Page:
How to find it
The Wild Duck Cluster (Messier 11) is found in the constellation Scutum the Shield, just south (or below) the Eagle’s Tail in the constellation Aquila the Eagle. Unless you have eagle eyes, don’t expect to see this distant star cluster with the eye alone. It’s much easier to spot this deep-sky gem with binoculars.
To star-hop to the M11 Wild Duck Cluster, first of all find Altair, the brightest star in Aquila the Eagle, and the second brightest star in the Summer Triangle. Altair is rather easy to identify, because it’s flanked on each side by the two moderately bright stars, Tarazed and Alshain.
As displayed on the sky chart, jump to the southwest (lower right) of Altair to locate Delta Aquilae, this landmark star residing about 8 degrees from Altair. For reference, the width of four fingers held at an arm length approximates 8 degrees of sky. Once you find Delta Aquilae, keep descending downward, going a bit more than twice the Altair/Delta Aquilae distance. In your binoculars, you’ll see a semi-circle of stars that pretty much fills your binocular field. The Wild Duck Cluster pops out as a hazy star-like object just beneath this semi-circle pattern of stars.
The Wild Duck Cluster is best viewed with a telescope and when it’s relatively high in the southern sky. That’s in the wee hours before sunrise in spring, late night in early summer, and mid-evening in late summer and early fall.
Science and History
The M 11 Wild Duck cluster is an open star cluster like the Pleiades and the Hyades, except that it’s much farther away. The Pleiades and Hyades cluster lie about 430 light-years and 150 light-years away, respectively, whereas the Wild Duck Cluster resides some 5,500 light-years distant. It was discovered in 1681 by Gottfried Kirch, and was probably first resoved into stars by William Durheim around 1733.
At first glance, the Wild Duck Cluster looks like a globular cluster, like M13 and M5. M11 is one of the richest and most compact of open star clusters, composed of a few thousand hot, young stars that are only a few million years old. Globular clusters, on the other hand, contain tens to hundreds of thousands of stars that are billions of years old.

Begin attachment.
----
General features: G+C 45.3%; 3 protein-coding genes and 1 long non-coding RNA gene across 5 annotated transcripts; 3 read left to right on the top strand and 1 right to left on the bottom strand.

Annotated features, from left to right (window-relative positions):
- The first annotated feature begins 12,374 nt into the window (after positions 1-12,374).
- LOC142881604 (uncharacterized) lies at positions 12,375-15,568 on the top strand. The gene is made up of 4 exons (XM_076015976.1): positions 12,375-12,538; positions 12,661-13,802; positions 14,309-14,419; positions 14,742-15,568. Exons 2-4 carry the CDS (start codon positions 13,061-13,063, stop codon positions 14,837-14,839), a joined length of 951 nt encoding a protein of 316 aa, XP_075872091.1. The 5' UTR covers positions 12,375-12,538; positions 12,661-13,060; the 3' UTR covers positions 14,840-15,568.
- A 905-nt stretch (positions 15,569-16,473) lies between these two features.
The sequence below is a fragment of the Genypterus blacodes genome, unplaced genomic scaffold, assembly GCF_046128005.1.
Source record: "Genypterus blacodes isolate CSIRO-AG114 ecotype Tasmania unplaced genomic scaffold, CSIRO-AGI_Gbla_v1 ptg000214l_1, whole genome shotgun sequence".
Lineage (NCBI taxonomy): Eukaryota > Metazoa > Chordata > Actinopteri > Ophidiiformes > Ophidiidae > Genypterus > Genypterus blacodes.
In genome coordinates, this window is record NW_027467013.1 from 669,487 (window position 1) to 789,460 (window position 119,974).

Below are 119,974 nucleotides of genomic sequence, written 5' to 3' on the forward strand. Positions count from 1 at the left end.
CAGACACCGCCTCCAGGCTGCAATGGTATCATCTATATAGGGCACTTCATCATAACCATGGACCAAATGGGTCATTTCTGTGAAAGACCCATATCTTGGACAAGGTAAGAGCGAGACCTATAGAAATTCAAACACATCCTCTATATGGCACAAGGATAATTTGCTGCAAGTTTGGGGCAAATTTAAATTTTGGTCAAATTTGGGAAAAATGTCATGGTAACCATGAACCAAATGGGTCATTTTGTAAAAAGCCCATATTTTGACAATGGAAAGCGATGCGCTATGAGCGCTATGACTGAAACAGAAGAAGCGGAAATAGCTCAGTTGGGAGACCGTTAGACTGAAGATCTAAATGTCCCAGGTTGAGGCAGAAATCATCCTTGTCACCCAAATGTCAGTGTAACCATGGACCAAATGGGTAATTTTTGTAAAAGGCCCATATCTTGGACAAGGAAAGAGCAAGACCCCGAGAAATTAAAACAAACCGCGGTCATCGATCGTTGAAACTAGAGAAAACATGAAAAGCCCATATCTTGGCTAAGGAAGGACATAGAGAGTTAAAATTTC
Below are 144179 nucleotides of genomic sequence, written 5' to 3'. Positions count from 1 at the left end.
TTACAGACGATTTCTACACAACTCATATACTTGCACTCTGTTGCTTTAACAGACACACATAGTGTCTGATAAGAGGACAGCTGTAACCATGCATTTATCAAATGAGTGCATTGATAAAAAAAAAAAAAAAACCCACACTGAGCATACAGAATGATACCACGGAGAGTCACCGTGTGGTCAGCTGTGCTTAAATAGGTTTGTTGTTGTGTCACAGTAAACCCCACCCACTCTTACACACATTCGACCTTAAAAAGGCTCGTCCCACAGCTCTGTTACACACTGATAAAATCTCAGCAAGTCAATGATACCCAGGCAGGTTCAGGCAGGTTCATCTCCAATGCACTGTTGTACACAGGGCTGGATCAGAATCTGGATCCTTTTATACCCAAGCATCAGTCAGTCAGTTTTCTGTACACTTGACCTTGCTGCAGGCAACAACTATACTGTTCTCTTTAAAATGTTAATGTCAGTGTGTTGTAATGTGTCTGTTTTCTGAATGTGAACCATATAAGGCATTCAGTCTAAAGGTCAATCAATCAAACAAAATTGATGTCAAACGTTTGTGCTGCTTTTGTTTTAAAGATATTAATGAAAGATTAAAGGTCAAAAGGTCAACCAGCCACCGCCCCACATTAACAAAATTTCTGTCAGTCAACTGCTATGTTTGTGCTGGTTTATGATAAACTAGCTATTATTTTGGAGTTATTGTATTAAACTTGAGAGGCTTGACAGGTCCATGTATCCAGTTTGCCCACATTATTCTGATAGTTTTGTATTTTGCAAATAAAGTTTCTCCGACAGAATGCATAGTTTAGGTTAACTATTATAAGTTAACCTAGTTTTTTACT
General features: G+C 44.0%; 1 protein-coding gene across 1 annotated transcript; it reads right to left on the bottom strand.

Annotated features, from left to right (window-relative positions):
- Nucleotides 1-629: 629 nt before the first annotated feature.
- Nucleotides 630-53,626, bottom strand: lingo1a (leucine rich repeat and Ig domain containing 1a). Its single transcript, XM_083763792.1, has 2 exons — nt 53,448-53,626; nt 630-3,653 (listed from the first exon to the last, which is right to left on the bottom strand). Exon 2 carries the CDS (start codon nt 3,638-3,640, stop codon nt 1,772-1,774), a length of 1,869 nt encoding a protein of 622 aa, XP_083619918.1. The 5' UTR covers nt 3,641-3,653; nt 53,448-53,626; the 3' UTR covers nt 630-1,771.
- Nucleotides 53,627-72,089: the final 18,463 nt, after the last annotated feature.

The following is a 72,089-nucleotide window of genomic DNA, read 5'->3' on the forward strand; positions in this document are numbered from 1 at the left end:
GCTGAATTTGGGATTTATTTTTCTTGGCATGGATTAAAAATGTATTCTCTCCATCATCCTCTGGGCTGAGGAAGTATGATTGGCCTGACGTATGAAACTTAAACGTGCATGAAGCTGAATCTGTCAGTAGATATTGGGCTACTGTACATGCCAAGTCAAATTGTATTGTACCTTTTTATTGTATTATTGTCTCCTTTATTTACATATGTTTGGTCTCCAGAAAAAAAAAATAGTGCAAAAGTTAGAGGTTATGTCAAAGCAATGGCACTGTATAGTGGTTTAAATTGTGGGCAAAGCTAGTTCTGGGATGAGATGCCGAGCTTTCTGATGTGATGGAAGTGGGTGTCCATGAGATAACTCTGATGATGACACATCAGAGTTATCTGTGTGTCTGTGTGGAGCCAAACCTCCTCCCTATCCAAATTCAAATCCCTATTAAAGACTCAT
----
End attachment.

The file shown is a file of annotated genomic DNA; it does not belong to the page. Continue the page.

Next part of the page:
The 19th century observer Admiral Smyth thought the distinctive wedge-shape group of stars in M11 resembled a flock of wild ducks flying by, hence the nickname Wild Duck Cluster. The luminosity of many of M11’s stars exceeds that of the sun by a hundredfold. If we lived on a planet within this star cluster, we’d see hundreds of first-magnitude stars filling the nighttime, with many of these stars outshining Sirius, the brightest star to shine in Earth’s night sky.
The M11 Wild Duck Cluster is positioned at RA: 18h 51m 6s; Dec: 6 degrees 16′ south
Bruce McClure has served as lead writer for EarthSky's popular Tonight pages since 2004. He's a sundial aficionado, whose love for the heavens has taken him to Lake Titicaca in Bolivia and sailing in the North Atlantic, where he earned his celestial navigation certificate through the School of Ocean Sailing and Navigation. He also writes and hosts public astronomy programs and planetarium programs in and around his home in upstate New York.